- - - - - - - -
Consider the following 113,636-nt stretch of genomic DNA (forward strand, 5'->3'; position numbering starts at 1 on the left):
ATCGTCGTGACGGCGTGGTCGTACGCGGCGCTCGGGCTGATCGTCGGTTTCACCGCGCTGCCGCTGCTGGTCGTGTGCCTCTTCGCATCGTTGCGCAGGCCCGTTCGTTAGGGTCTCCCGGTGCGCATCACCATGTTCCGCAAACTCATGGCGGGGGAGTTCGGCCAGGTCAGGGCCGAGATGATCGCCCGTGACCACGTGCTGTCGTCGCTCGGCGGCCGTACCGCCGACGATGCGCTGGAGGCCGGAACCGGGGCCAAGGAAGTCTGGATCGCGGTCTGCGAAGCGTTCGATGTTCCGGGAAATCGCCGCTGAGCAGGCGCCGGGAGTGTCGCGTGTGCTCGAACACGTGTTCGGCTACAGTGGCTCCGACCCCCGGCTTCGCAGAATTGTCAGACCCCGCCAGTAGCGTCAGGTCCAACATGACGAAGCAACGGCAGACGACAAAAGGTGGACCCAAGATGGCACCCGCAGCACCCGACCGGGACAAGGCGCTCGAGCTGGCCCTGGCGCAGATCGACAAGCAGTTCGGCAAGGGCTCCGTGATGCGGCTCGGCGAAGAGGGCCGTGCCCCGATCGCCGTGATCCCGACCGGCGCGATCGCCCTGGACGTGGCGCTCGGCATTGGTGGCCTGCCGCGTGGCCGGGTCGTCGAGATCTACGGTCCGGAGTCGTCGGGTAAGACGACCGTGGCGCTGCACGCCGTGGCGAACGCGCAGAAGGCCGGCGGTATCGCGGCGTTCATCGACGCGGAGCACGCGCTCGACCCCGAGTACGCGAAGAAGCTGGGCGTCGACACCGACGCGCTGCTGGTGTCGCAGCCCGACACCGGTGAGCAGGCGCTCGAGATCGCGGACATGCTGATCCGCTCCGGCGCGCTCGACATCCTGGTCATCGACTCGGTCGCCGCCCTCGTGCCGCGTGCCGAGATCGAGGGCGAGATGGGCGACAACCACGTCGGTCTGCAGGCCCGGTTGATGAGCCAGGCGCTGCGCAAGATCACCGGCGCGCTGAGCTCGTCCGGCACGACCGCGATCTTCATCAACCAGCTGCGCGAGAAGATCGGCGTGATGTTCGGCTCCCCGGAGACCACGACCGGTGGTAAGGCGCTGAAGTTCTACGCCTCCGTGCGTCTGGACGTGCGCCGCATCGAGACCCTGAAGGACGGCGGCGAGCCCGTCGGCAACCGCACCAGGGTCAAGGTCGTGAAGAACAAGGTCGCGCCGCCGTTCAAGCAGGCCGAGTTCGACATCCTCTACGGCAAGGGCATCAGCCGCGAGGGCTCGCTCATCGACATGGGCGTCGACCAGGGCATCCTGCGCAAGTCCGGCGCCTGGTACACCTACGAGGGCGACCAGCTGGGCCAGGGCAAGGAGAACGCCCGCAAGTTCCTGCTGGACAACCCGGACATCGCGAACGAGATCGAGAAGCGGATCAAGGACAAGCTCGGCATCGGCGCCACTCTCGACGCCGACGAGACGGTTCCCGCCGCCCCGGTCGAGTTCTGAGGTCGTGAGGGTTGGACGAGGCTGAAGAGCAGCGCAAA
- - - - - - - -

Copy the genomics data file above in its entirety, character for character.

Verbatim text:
Consider the following 113,636-nt stretch of genomic DNA (forward strand, 5'->3'; position numbering starts at 1 on the left):
ATCGTCGTGACGGCGTGGTCGTACGCGGCGCTCGGGCTGATCGTCGGTTTCACCGCGCTGCCGCTGCTGGTCGTGTGCCTCTTCGCATCGTTGCGCAGGCCCGTTCGTTAGGGTCTCCCGGTGCGCATCACCATGTTCCGCAAACTCATGGCGGGGGAGTTCGGCCAGGTCAGGGCCGAGATGATCGCCCGTGACCACGTGCTGTCGTCGCTCGGCGGCCGTACCGCCGACGATGCGCTGGAGGCCGGAACCGGGGCCAAGGAAGTCTGGATCGCGGTCTGCGAAGCGTTCGATGTTCCGGGAAATCGCCGCTGAGCAGGCGCCGGGAGTGTCGCGTGTGCTCGAACACGTGTTCGGCTACAGTGGCTCCGACCCCCGGCTTCGCAGAATTGTCAGACCCCGCCAGTAGCGTCAGGTCCAACATGACGAAGCAACGGCAGACGACAAAAGGTGGACCCAAGATGGCACCCGCAGCACCCGACCGGGACAAGGCGCTCGAGCTGGCCCTGGCGCAGATCGACAAGCAGTTCGGCAAGGGCTCCGTGATGCGGCTCGGCGAAGAGGGCCGTGCCCCGATCGCCGTGATCCCGACCGGCGCGATCGCCCTGGACGTGGCGCTCGGCATTGGTGGCCTGCCGCGTGGCCGGGTCGTCGAGATCTACGGTCCGGAGTCGTCGGGTAAGACGACCGTGGCGCTGCACGCCGTGGCGAACGCGCAGAAGGCCGGCGGTATCGCGGCGTTCATCGACGCGGAGCACGCGCTCGACCCCGAGTACGCGAAGAAGCTGGGCGTCGACACCGACGCGCTGCTGGTGTCGCAGCCCGACACCGGTGAGCAGGCGCTCGAGATCGCGGACATGCTGATCCGCTCCGGCGCGCTCGACATCCTGGTCATCGACTCGGTCGCCGCCCTCGTGCCGCGTGCCGAGATCGAGGGCGAGATGGGCGACAACCACGTCGGTCTGCAGGCCCGGTTGATGAGCCAGGCGCTGCGCAAGATCACCGGCGCGCTGAGCTCGTCCGGCACGACCGCGATCTTCATCAACCAGCTGCGCGAGAAGATCGGCGTGATGTTCGGCTCCCCGGAGACCACGACCGGTGGTAAGGCGCTGAAGTTCTACGCCTCCGTGCGTCTGGACGTGCGCCGCATCGAGACCCTGAAGGACGGCGGCGAGCCCGTCGGCAACCGCACCAGGGTCAAGGTCGTGAAGAACAAGGTCGCGCCGCCGTTCAAGCAGGCCGAGTTCGACATCCTCTACGGCAAGGGCATCAGCCGCGAGGGCTCGCTCATCGACATGGGCGTCGACCAGGGCATCCTGCGCAAGTCCGGCGCCTGGTACACCTACGAGGGCGACCAGCTGGGCCAGGGCAAGGAGAACGCCCGCAAGTTCCTGCTGGACAACCCGGACATCGCGAACGAGATCGAGAAGCGGATCAAGGACAAGCTCGGCATCGGCGCCACTCTCGACGCCGACGAGACGGTTCCCGCCGCCCCGGTCGAGTTCTGAGGTCGTGAGGGTTGGACGAGGCTGAAGAGCAGCGCAAA